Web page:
What is success for Arsenal?

Opinion

There’s a long-running joke amongst Arsenal fans that the club considers a fourth placed finish equivalent to a trophy. This spawned from Wenger’s infamous comments about how finishing in the Champions League spots is just as big a success as winning, say, the FA Cup. It became a much-debated view within the fanbase, with one half seeing sense in Wenger’s comments, and the other half feeling unsatisfied by them.

The perspective that a top four finish is equivalent to a trophy has become something a defence mechanism for Wenger and his biggest supporters. Faced with the difficult question of why Arsenal failed to win the Premier League or threaten the European elite in the Champions League, they would often claim that finishing third or fourth is still a good season. That it could be a lot worse; we could end up with the indignity of playing Europa League football on Thursday nights.

The Champions League certainly is an important competition. It’s the pinnacle of European club football and the stage for the great players to prove themselves. It’s the only serious competition where mega clubs can come together and the world’s best tacticians go to head-to-head. Players are lured by it. Hence, for any club with ambitions of being at the top, consistent Champions League football is a necessity to attract the best talent. Arsenal wouldn’t have been able to sign Mesut Ozil or Alexis Sanchez without it.

On the other hand, Arsenal have hardly been setting the Champions League alight. We’ve reached just the one final that we lost and have failed to progress past the Last 16 every year since 2012. Meanwhile, Chelsea have managed to win the whole thing, while Atletico Madrid and Borussia Dortmund have reached finals on smaller budgets. With how Arsenal seem to fall out of the competition in the same way every year, one wonders if they’re really pushing to compete, or have become a little too content with the status it grants them; to say they’re amongst the European elite even when the results suggest otherwise.

From a fan perspective, being knocked out by Bayern or Barcelona every year isn’t a success. It’s not a failure, either, given the quality of those teams. The failure would lie in Arsenal’s inability to close the gap, if only a little. Arsenal can sign great players that entertain us but, and this is often overlooked, you don’t need the Champions League to sign good players. Chelsea finished in mid-table last yet still signed N’Golo Kante. Manchester United finished outside the top four yet still signed Paul Pogba and Zlatan Ibrahimovic. Outside of the big money moves, Atletico and Dortmund achieved success by signing from teams below them or promoting youth players. Their star players commanded attention from other big players, but they came from humble beginnings.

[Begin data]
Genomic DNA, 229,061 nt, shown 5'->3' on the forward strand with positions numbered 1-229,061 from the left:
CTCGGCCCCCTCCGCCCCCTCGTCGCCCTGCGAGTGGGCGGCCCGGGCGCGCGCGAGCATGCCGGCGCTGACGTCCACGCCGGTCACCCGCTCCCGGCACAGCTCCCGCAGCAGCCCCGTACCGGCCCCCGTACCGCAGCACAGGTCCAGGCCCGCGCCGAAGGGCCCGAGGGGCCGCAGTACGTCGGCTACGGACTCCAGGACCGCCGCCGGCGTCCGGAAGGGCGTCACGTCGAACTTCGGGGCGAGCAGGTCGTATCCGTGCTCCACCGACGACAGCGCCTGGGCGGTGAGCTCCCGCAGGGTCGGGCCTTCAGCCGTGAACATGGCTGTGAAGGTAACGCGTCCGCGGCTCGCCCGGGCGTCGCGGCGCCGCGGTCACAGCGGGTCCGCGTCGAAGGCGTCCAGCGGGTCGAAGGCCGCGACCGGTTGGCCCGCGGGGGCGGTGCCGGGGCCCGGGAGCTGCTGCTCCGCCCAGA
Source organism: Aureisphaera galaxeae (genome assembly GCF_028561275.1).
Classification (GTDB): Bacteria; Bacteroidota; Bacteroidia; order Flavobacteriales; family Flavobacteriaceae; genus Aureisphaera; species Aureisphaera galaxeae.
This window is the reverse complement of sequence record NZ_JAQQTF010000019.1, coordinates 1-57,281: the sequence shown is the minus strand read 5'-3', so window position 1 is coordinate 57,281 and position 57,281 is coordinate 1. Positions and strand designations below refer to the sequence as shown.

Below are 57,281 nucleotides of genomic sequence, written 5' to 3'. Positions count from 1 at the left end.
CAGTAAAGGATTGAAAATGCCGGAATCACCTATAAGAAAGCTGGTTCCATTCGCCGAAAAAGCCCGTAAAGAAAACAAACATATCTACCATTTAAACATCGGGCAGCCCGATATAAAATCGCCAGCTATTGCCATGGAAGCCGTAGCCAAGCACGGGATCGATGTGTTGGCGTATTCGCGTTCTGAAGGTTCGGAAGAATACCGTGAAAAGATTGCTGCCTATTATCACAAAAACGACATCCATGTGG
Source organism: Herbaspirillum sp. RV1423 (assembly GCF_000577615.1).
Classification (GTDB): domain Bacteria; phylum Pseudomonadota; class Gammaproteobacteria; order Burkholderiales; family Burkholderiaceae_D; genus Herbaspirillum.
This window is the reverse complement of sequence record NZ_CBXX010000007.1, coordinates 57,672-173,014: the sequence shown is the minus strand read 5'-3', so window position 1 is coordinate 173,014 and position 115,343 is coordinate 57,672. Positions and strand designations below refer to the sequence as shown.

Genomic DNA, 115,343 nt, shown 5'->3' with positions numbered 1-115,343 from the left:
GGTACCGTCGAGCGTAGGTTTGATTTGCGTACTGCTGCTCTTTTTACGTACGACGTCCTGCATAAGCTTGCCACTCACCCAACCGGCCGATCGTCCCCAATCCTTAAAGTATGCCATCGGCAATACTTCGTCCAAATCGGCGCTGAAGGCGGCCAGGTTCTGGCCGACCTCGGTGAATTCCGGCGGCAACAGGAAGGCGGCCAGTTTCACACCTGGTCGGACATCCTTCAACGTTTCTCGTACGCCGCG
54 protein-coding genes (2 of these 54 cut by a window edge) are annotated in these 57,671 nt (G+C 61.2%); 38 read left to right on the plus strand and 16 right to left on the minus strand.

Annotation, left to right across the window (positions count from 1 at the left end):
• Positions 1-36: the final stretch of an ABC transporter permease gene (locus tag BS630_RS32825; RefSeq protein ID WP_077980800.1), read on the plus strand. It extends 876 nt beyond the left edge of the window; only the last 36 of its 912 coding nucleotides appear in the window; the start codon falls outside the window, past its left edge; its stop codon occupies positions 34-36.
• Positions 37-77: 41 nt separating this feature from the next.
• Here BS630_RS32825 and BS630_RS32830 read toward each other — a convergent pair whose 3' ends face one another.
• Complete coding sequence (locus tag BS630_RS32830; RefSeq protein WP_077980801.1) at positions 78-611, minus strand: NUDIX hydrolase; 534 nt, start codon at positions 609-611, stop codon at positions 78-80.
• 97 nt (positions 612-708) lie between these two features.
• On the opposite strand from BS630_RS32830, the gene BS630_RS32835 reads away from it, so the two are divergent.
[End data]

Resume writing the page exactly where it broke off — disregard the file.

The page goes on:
Likewise in the Premier League. Not winning the competition isn’t much of a failure on its own due to the level of competition – although losing out to Leicester last season was a definite failure. There’s no shame in losing the league to Manchester United, Chelsea or even the Manchester City. They have had great teams better than ours. But the inability to sustain a title challenge beyond February has become the norm. Our seasons often end on a whimper.

For fans of other clubs, Arsenal’s position is enviable. They struggle to understand why anyone would be unhappy with a top four finish and Champions League football every season. Our remarkable consistency in finishing in the top four is held up as a laudable achievement, especially with the financial restrictions we’ve had. But in the last three years, this defence of Wenger has grown weaker.

When Arsenal signed Mesut Ozil for £42.5 million, it was a message that the club was ready to step up and compete with the rest of the world. The days of never paying more than £15 million for a player was over. We could and would sign players for big money. Alexis followed for £35 million. Mustafi and Xhaka then came for the same amount. Arsenal have been one of the biggest spending clubs in Europe since 2014. Long gone are the days of positive net spend. Long gone is the excuse of being frugal. Yet for all the money that’s been spent, Arsenal are no closer to a Premier League title or the latter rounds of the Champions League. With so much spending potential and the ability to bring in top players, we have to be doing better.

Where other clubs are often derided when their big money signings fail to deliver success, Arsenal seem to get a pass. Rather, recent weeks have seen a spate of “careful what you wish for” articles defending Wenger’s position due to his consistency. At the end of the season, there’ll another batch of articles about our failure to win anything for another season. There are two concurrent narratives here: one says a top four finish and occasional FA Cup is a good season, the other says only the Premier League title is good enough.

Hence, it’s become tricky to gauge what constitutes success for Arsenal. All I can say is, as a fan, I value good memories over everything else. The Champions League has ceased being a memorable experience, while our league campaigns offer more bad memories than good ones. A club of our size and financial potential should be able to create good memories for everyone. That it somehow isn’t is a big failure, no matter how I look at it.